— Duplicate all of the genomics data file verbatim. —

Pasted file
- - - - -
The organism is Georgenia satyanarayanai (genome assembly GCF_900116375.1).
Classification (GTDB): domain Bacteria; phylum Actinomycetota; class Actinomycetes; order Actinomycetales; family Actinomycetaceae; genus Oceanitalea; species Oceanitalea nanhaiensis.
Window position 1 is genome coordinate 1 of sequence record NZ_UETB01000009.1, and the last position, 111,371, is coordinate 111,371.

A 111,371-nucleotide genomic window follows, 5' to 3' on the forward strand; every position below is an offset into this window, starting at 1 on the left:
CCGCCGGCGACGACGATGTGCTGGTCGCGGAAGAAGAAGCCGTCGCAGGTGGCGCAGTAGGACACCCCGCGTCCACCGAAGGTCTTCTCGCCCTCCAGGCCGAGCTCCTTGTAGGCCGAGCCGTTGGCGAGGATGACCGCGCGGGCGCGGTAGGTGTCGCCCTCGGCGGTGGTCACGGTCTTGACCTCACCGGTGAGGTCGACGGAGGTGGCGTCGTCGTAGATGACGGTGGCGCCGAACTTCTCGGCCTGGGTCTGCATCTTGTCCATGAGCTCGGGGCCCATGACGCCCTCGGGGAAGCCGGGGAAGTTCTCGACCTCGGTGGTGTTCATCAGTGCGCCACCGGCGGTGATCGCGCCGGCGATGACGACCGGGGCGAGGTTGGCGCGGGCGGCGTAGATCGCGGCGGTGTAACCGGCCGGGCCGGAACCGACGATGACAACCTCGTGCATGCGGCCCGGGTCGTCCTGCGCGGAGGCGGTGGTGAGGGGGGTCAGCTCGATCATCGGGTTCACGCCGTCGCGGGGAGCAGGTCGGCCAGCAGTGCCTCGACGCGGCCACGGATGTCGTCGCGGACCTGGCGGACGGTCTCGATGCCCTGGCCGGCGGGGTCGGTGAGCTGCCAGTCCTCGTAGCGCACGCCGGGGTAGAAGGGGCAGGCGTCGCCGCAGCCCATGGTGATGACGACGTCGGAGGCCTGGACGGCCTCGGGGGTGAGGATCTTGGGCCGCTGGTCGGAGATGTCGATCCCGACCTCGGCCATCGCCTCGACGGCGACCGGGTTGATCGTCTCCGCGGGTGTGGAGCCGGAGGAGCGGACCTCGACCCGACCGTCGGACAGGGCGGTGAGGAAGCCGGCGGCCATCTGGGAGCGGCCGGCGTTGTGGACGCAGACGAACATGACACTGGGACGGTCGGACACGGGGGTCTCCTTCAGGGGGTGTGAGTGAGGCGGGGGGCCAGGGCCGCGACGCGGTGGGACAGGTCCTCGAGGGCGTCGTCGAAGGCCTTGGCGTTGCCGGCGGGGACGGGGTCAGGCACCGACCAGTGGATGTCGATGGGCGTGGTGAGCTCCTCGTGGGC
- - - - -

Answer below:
The organism is Georgenia satyanarayanai (genome assembly GCF_900116375.1).
Classification (GTDB): domain Bacteria; phylum Actinomycetota; class Actinomycetes; order Actinomycetales; family Actinomycetaceae; genus Oceanitalea; species Oceanitalea nanhaiensis.
Window position 1 is genome coordinate 1 of sequence record NZ_UETB01000009.1, and the last position, 111,371, is coordinate 111,371.

A 111,371-nucleotide genomic window follows, 5' to 3' on the forward strand; every position below is an offset into this window, starting at 1 on the left:
CCGCCGGCGACGACGATGTGCTGGTCGCGGAAGAAGAAGCCGTCGCAGGTGGCGCAGTAGGACACCCCGCGTCCACCGAAGGTCTTCTCGCCCTCCAGGCCGAGCTCCTTGTAGGCCGAGCCGTTGGCGAGGATGACCGCGCGGGCGCGGTAGGTGTCGCCCTCGGCGGTGGTCACGGTCTTGACCTCACCGGTGAGGTCGACGGAGGTGGCGTCGTCGTAGATGACGGTGGCGCCGAACTTCTCGGCCTGGGTCTGCATCTTGTCCATGAGCTCGGGGCCCATGACGCCCTCGGGGAAGCCGGGGAAGTTCTCGACCTCGGTGGTGTTCATCAGTGCGCCACCGGCGGTGATCGCGCCGGCGATGACGACCGGGGCGAGGTTGGCGCGGGCGGCGTAGATCGCGGCGGTGTAACCGGCCGGGCCGGAACCGACGATGACAACCTCGTGCATGCGGCCCGGGTCGTCCTGCGCGGAGGCGGTGGTGAGGGGGGTCAGCTCGATCATCGGGTTCACGCCGTCGCGGGGAGCAGGTCGGCCAGCAGTGCCTCGACGCGGCCACGGATGTCGTCGCGGACCTGGCGGACGGTCTCGATGCCCTGGCCGGCGGGGTCGGTGAGCTGCCAGTCCTCGTAGCGCACGCCGGGGTAGAAGGGGCAGGCGTCGCCGCAGCCCATGGTGATGACGACGTCGGAGGCCTGGACGGCCTCGGGGGTGAGGATCTTGGGCCGCTGGTCGGAGATGTCGATCCCGACCTCGGCCATCGCCTCGACGGCGACCGGGTTGATCGTCTCCGCGGGTGTGGAGCCGGAGGAGCGGACCTCGACCCGACCGTCGGACAGGGCGGTGAGGAAGCCGGCGGCCATCTGGGAGCGGCCGGCGTTGTGGACGCAGACGAACATGACACTGGGACGGTCGGACACGGGGGTCTCCTTCAGGGGGTGTGAGTGAGGCGGGGGGCCAGGGCCGCGACGCGGTGGGACAGGTCCTCGAGGGCGTCGTCGAAGGCCTTGGCGTTGCCGGCGGGGACGGGGTCAGGCACCGACCAGTGGATGTCGATGGGCGTGGTGAGCTCCTCGTGGGC